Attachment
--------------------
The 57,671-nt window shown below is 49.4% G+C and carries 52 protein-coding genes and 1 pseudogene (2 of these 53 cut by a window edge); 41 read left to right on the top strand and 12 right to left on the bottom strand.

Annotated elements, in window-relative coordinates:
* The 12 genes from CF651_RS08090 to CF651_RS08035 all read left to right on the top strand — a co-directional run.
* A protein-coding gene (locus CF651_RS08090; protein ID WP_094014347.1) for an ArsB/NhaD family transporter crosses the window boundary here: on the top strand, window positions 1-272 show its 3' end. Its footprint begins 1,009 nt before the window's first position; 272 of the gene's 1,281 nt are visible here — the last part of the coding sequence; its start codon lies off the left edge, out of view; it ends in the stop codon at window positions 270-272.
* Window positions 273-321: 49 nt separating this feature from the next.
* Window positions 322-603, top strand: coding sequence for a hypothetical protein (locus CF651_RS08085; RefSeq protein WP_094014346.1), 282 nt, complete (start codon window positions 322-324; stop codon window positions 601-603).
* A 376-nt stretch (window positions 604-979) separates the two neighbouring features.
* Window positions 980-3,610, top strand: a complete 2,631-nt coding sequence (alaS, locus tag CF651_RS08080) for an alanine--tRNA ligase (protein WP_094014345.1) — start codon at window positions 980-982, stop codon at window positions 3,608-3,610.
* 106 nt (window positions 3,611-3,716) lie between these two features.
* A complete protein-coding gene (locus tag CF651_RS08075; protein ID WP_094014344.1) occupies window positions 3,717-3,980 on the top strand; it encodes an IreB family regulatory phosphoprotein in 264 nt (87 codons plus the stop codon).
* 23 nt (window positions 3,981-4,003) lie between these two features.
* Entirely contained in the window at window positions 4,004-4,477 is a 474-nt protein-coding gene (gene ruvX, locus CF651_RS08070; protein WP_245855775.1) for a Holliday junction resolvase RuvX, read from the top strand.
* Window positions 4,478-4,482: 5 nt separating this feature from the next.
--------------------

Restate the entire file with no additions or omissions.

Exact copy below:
The 57,671-nt window shown below is 49.4% G+C and carries 52 protein-coding genes and 1 pseudogene (2 of these 53 cut by a window edge); 41 read left to right on the top strand and 12 right to left on the bottom strand.

Annotated elements, in window-relative coordinates:
* The 12 genes from CF651_RS08090 to CF651_RS08035 all read left to right on the top strand — a co-directional run.
* A protein-coding gene (locus CF651_RS08090; protein ID WP_094014347.1) for an ArsB/NhaD family transporter crosses the window boundary here: on the top strand, window positions 1-272 show its 3' end. Its footprint begins 1,009 nt before the window's first position; 272 of the gene's 1,281 nt are visible here — the last part of the coding sequence; its start codon lies off the left edge, out of view; it ends in the stop codon at window positions 270-272.
* Window positions 273-321: 49 nt separating this feature from the next.
* Window positions 322-603, top strand: coding sequence for a hypothetical protein (locus CF651_RS08085; RefSeq protein WP_094014346.1), 282 nt, complete (start codon window positions 322-324; stop codon window positions 601-603).
* A 376-nt stretch (window positions 604-979) separates the two neighbouring features.
* Window positions 980-3,610, top strand: a complete 2,631-nt coding sequence (alaS, locus tag CF651_RS08080) for an alanine--tRNA ligase (protein WP_094014345.1) — start codon at window positions 980-982, stop codon at window positions 3,608-3,610.
* 106 nt (window positions 3,611-3,716) lie between these two features.
* A complete protein-coding gene (locus tag CF651_RS08075; protein ID WP_094014344.1) occupies window positions 3,717-3,980 on the top strand; it encodes an IreB family regulatory phosphoprotein in 264 nt (87 codons plus the stop codon).
* 23 nt (window positions 3,981-4,003) lie between these two features.
* Entirely contained in the window at window positions 4,004-4,477 is a 474-nt protein-coding gene (gene ruvX, locus CF651_RS08070; protein WP_245855775.1) for a Holliday junction resolvase RuvX, read from the top strand.
* Window positions 4,478-4,482: 5 nt separating this feature from the next.